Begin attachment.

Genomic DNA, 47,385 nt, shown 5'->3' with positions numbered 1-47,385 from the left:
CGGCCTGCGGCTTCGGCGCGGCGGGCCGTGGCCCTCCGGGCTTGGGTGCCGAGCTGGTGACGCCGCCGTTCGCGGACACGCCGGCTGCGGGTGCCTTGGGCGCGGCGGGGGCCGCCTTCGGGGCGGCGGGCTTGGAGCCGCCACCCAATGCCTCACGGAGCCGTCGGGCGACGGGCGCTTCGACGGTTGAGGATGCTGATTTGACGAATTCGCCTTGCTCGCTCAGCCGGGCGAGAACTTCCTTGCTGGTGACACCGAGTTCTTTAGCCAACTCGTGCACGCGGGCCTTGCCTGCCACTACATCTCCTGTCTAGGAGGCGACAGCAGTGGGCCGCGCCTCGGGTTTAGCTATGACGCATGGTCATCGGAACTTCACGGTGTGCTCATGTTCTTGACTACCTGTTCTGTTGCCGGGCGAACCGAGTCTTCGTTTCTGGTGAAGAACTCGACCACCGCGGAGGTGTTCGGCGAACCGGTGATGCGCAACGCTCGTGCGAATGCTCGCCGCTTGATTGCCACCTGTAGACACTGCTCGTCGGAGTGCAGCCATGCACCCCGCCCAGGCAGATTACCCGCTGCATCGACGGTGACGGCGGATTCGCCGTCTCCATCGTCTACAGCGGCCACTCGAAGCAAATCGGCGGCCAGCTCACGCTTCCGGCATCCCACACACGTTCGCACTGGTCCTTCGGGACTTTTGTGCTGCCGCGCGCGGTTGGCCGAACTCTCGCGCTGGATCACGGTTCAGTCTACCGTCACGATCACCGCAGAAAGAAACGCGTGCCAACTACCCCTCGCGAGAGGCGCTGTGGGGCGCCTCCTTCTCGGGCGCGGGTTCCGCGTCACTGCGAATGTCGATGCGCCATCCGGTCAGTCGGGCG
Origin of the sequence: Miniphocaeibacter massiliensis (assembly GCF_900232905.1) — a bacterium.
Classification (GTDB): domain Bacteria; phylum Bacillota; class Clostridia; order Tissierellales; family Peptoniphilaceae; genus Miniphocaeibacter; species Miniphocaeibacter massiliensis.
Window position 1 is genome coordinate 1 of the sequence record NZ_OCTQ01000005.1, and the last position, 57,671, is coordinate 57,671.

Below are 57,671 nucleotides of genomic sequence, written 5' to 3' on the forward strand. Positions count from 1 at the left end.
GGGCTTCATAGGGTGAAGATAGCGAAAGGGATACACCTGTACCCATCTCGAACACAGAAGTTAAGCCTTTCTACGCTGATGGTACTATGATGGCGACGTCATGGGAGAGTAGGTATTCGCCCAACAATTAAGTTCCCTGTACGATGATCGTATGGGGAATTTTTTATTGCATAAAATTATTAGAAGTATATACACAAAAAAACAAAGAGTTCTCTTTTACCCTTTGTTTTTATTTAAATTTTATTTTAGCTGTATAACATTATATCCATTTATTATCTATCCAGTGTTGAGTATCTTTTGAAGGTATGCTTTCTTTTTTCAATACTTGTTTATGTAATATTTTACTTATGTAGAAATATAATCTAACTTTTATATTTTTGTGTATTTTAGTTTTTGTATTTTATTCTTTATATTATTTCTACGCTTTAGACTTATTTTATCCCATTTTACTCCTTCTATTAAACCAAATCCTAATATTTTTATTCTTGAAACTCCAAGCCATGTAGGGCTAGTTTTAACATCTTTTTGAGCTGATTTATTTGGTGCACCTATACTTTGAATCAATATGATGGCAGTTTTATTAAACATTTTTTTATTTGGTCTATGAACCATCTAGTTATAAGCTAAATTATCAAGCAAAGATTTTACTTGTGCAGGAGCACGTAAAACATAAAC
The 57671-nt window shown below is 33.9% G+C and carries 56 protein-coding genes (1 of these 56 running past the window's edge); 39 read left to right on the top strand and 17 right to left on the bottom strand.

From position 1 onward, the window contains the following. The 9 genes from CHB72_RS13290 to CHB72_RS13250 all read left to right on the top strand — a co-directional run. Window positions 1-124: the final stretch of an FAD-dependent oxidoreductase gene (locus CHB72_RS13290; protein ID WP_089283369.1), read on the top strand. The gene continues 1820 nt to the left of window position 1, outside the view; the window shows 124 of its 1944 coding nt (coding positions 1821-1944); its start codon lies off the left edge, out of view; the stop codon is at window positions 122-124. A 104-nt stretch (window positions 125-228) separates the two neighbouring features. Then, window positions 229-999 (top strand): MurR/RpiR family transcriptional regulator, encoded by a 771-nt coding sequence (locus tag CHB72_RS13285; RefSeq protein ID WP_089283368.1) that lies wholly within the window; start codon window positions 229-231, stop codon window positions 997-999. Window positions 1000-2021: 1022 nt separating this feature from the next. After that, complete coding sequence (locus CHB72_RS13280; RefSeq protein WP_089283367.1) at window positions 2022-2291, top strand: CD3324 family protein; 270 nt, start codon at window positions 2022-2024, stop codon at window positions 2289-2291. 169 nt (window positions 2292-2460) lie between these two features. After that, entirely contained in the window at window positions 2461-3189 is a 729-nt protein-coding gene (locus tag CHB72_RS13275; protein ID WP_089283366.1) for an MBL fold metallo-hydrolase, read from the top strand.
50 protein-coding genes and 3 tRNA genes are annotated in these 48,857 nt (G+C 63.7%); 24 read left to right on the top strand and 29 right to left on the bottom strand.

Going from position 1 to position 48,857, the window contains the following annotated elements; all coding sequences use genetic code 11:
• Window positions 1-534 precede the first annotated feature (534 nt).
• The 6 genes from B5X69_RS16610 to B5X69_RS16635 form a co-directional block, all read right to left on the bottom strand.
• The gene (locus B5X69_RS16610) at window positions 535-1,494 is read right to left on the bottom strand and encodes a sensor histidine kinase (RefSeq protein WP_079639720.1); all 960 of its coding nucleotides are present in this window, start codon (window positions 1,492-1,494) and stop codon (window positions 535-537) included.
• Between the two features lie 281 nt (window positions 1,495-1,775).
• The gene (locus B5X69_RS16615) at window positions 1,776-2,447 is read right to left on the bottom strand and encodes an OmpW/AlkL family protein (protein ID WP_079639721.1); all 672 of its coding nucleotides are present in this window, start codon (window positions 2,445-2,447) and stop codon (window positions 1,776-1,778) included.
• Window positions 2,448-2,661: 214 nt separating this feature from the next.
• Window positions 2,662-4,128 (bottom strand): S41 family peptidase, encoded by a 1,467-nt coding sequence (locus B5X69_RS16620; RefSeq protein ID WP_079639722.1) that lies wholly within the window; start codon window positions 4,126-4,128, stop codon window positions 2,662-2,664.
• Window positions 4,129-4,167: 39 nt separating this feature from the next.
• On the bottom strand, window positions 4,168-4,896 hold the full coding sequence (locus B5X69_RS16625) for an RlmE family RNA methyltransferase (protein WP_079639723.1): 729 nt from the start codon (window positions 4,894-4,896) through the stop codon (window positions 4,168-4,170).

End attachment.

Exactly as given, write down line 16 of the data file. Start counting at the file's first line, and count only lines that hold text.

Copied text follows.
• The gene (locus B5X69_RS16615) at window positions 1,776-2,447 is read right to left on the bottom strand and encodes an OmpW/AlkL family protein (protein ID WP_079639721.1); all 672 of its coding nucleotides are present in this window, start codon (window positions 2,445-2,447) and stop codon (window positions 1,776-1,778) included.